A strand of Open Food is looking into creative cooking from non-professionals and how this could be better supported and shared. We think of creative cooking as an exploratory, people-lead, learning culinary activity that goes beyond utilitarian needs. We have initiated the idea of the “Open Kitchen”, the equivalent of a makerspace for cooking: A place equipped with tools, ingredients, access to a market, chef and peers to facilitate creativity. During the summer and autumn 2017 we teamed-up with the world-known Borough Market to run and test the Open Kitchen concept. After initial ethnography, we are currently undertaking design work to respond to the phenomena we observed. Specifically, we are exploring how physical and digital tools could support some of the creative behaviors that emerged.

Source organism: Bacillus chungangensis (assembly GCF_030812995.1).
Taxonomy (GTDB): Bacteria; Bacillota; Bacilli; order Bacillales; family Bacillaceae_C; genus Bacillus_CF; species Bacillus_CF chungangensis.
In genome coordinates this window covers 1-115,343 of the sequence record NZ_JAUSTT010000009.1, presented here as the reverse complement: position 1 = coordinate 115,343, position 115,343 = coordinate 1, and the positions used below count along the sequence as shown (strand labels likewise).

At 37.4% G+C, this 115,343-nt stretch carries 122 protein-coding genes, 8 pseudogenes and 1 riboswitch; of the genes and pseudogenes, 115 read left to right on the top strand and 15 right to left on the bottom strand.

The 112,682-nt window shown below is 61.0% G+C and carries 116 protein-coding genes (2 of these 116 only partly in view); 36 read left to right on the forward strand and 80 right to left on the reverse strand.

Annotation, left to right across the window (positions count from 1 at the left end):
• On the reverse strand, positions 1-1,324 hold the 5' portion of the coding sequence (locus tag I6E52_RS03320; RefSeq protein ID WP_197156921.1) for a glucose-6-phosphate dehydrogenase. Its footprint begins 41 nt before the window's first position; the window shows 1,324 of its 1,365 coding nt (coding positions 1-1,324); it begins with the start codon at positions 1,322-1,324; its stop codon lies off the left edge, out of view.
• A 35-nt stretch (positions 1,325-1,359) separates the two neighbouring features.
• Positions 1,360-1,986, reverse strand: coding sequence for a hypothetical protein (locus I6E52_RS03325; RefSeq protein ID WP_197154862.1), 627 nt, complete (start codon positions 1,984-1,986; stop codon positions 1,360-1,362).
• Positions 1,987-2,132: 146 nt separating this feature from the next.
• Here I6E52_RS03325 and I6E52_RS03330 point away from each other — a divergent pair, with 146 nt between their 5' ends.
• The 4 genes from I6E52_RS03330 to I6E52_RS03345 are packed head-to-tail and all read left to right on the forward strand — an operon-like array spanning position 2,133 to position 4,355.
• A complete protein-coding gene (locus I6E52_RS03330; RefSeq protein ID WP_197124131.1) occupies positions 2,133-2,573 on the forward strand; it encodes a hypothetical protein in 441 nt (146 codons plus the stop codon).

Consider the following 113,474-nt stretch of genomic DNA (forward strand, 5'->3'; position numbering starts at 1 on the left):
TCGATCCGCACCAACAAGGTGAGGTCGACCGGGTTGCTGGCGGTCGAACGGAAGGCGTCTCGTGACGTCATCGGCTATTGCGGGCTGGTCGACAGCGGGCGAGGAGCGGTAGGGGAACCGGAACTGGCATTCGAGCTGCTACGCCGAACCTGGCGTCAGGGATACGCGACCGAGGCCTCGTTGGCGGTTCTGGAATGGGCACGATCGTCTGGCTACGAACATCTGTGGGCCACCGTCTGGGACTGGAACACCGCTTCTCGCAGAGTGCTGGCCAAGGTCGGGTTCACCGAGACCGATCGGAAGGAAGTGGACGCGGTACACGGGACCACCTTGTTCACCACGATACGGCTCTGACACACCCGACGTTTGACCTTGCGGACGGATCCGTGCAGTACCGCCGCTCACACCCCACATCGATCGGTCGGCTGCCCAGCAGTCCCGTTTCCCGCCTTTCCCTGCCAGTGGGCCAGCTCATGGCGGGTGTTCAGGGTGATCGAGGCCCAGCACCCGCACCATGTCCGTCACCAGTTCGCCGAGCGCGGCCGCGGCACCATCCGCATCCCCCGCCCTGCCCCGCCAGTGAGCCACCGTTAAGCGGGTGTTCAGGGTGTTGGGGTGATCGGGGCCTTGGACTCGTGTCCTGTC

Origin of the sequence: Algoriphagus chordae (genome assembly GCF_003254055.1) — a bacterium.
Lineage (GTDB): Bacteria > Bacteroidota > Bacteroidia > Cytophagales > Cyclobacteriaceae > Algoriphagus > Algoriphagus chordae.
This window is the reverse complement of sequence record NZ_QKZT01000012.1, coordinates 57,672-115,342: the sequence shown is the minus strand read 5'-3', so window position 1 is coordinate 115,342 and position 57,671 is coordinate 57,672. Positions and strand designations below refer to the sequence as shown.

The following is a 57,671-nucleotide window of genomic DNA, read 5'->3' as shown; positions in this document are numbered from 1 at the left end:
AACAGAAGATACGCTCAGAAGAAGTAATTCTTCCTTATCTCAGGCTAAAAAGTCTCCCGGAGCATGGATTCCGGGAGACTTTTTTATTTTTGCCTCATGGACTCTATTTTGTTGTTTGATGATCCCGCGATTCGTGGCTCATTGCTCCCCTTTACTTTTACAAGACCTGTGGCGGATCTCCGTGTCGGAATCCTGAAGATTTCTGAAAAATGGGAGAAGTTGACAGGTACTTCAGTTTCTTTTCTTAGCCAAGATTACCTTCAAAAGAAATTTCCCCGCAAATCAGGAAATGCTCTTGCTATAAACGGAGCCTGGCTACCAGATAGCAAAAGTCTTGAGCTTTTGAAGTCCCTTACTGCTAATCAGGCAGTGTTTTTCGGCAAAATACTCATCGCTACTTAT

I am particularly interested in “the recipe” and what this could be, beyond a static, cognitive list of instructions. An initial prototype saw the recipe as in-situ projections of the creations of past participants based on cooking tools. When a participant picks up a tool (e.g. a knife, spatula or pepper grinder), a video is triggered that plays back clips of previous actions and uses of that tool. Thus, people were prompted to explore the kitchen both physically and digitally, and perhaps find inspiration in doing so.